Voluntary Giving by the American People
Present Multiplicity of Fund-Raising Campaigns
The American people voluntarily contribute billions of dollars to charity each year, notwithstanding heavy taxation for relief and other welfare activities which, as recently as the 1920s, received their sole support from private sources, A major part of the present-day giving is to large charitable organizations whose operations, at the management level, resemble those of the big business corporation.
A board of directors, a professional planning staff, and high-pressure promotion are necessary parts of modern philanthropic endeavor. The returns, which have trebled over the last two decades, give testimony to the effectiveness of current fund-raising techniques. In recent years, contributions to charity have represented about two per cent of the country's total personal income. If that rate has been maintained during the present year, charitable donations should aggregate a record-breaking total of more than $5 billion.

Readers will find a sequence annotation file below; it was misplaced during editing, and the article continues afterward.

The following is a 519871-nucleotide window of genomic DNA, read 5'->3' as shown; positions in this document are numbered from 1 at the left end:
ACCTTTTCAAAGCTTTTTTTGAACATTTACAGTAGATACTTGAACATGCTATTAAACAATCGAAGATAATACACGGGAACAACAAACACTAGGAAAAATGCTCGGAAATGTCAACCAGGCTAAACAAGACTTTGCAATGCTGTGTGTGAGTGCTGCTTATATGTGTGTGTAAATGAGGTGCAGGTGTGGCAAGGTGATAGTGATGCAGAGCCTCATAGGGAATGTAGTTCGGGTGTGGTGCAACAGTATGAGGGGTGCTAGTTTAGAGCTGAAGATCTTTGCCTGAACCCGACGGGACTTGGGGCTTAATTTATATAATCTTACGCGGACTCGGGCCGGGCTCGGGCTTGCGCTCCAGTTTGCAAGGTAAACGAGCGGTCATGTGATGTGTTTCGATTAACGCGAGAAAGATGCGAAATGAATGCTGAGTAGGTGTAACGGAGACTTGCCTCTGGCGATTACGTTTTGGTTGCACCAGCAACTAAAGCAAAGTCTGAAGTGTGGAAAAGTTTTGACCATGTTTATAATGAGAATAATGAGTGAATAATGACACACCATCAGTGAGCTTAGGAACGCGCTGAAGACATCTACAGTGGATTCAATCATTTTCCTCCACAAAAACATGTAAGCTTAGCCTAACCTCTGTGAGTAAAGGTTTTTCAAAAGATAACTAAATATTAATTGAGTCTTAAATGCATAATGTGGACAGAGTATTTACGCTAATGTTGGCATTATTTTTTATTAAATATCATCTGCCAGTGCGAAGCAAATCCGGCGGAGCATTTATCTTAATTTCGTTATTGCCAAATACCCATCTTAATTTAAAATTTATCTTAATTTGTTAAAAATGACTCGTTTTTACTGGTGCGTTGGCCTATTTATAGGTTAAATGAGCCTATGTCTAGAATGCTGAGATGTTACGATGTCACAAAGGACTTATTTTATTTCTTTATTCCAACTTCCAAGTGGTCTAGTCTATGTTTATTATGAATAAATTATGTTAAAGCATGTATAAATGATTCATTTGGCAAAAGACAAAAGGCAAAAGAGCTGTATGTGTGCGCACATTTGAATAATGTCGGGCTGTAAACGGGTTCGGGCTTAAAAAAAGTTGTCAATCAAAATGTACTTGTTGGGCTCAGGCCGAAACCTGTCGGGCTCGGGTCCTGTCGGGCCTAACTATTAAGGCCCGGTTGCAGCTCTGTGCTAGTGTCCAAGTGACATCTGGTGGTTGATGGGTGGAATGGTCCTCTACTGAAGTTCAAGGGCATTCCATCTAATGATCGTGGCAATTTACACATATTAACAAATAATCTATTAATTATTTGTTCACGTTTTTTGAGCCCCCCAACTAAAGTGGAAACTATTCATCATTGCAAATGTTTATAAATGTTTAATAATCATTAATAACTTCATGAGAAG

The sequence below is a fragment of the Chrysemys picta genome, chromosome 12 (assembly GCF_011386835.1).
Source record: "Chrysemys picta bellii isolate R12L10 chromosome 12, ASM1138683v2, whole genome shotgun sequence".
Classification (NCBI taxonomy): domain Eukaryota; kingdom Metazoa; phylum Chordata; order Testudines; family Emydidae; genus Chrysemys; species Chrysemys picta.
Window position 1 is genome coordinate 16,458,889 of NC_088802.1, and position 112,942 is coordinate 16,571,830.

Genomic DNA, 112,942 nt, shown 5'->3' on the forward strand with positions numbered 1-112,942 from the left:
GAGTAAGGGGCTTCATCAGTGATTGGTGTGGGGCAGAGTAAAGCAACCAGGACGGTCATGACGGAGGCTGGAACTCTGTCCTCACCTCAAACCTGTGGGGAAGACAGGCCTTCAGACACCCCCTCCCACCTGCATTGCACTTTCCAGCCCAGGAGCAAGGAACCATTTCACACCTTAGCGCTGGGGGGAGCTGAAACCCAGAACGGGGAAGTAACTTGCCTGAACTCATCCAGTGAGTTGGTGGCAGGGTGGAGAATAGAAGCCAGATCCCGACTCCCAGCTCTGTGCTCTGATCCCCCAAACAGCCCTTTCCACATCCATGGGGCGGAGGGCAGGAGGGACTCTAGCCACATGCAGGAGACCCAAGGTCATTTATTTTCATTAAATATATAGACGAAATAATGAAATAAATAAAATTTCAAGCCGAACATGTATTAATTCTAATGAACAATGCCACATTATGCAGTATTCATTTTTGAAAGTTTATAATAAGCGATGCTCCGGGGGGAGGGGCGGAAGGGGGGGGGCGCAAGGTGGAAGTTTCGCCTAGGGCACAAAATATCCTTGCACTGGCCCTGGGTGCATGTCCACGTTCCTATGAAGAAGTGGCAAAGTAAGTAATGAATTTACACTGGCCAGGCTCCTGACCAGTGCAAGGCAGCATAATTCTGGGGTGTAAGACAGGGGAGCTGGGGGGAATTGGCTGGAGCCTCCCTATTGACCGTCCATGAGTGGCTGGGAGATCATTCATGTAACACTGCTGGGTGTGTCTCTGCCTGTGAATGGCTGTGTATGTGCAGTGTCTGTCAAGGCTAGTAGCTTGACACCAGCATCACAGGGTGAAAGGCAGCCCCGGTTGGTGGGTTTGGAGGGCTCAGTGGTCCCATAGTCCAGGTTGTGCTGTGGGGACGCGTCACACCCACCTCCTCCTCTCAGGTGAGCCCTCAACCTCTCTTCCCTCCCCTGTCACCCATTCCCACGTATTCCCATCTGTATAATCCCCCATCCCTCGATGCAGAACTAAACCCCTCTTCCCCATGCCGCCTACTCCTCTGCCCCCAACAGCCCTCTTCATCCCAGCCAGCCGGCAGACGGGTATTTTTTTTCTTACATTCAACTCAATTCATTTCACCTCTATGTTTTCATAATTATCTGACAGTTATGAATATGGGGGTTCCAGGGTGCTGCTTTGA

Multiplicity of Fund-Raising Campaigns
Recent years have seen a marked increase in the number of charity organizations asking voluntary contributions from the public. No fewer than 33,000 are registered as philanthropic organizations for tax-exemption purposes and at least 600 national organizations make annual appeals to the citizenry for financial support. In addition, there are thousands of local agencies which may or may not participate in community chest campaigns. New York City alone has 1,100 fund-raising charities. Most organizations tend to increase their goals from year to year, as costs of welfare services go up, new needs develop, and planners extend the scope of their programs.